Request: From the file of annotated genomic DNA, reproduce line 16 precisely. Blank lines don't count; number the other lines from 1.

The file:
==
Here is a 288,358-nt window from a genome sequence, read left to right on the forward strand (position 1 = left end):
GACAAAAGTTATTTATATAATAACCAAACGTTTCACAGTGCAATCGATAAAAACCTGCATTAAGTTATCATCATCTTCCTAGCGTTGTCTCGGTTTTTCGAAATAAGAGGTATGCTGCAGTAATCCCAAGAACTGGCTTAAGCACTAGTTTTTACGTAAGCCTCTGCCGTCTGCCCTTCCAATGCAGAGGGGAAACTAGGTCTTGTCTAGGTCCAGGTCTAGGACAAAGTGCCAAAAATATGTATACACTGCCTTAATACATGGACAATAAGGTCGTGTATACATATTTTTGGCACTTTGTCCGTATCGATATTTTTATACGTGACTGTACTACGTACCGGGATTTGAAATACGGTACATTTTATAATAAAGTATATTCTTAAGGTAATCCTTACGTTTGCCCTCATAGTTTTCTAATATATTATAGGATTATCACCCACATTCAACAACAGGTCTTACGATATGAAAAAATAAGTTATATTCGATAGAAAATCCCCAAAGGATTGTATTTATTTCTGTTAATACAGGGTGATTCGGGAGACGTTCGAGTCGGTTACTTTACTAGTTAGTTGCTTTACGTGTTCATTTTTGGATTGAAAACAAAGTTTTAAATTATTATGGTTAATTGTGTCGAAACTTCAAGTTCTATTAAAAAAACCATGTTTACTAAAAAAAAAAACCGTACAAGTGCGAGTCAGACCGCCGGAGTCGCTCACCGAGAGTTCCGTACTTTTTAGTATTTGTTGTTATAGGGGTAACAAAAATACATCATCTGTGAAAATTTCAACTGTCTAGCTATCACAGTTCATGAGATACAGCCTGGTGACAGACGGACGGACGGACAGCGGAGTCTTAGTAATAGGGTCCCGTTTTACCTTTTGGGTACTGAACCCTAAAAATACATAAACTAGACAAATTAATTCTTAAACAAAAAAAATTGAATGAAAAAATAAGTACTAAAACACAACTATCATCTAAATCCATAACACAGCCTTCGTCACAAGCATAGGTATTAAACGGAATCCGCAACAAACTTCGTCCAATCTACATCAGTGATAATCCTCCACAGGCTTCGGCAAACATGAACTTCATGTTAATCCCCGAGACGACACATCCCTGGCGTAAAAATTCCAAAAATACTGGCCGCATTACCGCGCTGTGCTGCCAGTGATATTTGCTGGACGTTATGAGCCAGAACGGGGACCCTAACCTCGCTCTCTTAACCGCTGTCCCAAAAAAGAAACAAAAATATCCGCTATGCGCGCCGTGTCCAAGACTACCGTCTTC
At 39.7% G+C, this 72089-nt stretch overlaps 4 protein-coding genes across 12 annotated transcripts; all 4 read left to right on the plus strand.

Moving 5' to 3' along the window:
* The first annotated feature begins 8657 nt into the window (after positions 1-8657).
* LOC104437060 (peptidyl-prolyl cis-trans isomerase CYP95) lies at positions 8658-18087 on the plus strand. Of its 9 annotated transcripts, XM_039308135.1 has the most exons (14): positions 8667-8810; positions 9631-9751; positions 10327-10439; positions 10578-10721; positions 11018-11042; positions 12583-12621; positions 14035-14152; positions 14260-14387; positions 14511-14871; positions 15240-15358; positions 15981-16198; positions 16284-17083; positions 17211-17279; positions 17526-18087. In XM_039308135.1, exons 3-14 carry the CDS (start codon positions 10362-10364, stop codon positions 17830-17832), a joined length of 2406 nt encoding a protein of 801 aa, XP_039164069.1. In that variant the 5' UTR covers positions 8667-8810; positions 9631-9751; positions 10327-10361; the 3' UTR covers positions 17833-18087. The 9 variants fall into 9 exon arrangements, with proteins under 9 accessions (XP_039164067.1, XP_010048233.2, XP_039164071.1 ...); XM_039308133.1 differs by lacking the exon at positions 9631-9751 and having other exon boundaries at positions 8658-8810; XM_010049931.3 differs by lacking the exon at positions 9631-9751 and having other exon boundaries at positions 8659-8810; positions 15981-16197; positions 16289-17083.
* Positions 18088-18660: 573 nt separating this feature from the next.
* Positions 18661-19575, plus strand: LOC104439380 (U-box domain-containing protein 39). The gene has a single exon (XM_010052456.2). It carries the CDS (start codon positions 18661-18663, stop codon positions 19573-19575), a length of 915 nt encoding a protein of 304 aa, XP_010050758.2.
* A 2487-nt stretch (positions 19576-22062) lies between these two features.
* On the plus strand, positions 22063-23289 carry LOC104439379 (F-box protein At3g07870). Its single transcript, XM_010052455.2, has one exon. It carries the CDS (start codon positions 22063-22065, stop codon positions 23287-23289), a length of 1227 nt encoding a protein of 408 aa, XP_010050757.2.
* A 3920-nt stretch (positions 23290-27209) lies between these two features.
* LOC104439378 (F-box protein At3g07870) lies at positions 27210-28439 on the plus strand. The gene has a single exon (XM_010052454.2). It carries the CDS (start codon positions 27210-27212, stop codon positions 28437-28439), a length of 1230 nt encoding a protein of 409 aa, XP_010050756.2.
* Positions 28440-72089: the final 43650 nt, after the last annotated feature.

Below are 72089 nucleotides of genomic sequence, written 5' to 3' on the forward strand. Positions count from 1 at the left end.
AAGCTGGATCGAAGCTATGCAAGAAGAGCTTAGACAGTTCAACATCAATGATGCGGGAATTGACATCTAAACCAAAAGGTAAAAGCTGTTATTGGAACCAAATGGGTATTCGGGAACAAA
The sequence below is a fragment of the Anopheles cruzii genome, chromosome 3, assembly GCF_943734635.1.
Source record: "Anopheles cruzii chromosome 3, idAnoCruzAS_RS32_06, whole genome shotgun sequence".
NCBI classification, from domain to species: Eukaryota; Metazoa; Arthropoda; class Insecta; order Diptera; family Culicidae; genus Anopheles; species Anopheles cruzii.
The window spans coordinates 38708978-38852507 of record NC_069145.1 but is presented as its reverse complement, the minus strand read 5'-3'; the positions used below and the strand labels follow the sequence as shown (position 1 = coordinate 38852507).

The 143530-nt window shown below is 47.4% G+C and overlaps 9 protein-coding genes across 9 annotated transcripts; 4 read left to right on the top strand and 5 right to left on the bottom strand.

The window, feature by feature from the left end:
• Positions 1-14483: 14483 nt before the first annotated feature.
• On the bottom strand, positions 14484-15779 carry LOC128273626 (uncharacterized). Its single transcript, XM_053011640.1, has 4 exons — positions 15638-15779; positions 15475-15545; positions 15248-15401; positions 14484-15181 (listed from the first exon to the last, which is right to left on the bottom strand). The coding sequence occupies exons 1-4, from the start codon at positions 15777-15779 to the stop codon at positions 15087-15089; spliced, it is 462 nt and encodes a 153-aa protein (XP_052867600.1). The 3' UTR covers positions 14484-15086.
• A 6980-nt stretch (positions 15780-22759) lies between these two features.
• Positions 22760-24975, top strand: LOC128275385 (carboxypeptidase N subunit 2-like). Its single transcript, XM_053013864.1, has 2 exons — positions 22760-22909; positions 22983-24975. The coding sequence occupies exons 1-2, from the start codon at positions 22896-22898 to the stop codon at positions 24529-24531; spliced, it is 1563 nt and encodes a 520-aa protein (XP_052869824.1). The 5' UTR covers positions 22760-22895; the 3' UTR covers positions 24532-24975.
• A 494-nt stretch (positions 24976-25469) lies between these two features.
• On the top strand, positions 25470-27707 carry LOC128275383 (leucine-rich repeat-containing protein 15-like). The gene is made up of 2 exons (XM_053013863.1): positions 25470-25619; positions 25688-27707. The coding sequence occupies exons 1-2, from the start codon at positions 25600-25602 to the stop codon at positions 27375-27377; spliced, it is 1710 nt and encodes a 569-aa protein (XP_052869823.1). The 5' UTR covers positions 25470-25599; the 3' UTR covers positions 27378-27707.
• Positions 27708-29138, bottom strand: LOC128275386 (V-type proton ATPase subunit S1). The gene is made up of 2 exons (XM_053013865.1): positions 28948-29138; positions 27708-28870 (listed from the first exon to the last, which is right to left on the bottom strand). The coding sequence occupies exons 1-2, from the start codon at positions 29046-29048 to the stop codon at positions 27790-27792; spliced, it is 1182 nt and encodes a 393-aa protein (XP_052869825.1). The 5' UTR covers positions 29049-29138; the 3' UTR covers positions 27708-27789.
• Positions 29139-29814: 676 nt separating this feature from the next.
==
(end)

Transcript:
The sequence below is a fragment of the Anopheles cruzii genome, chromosome 3, assembly GCF_943734635.1.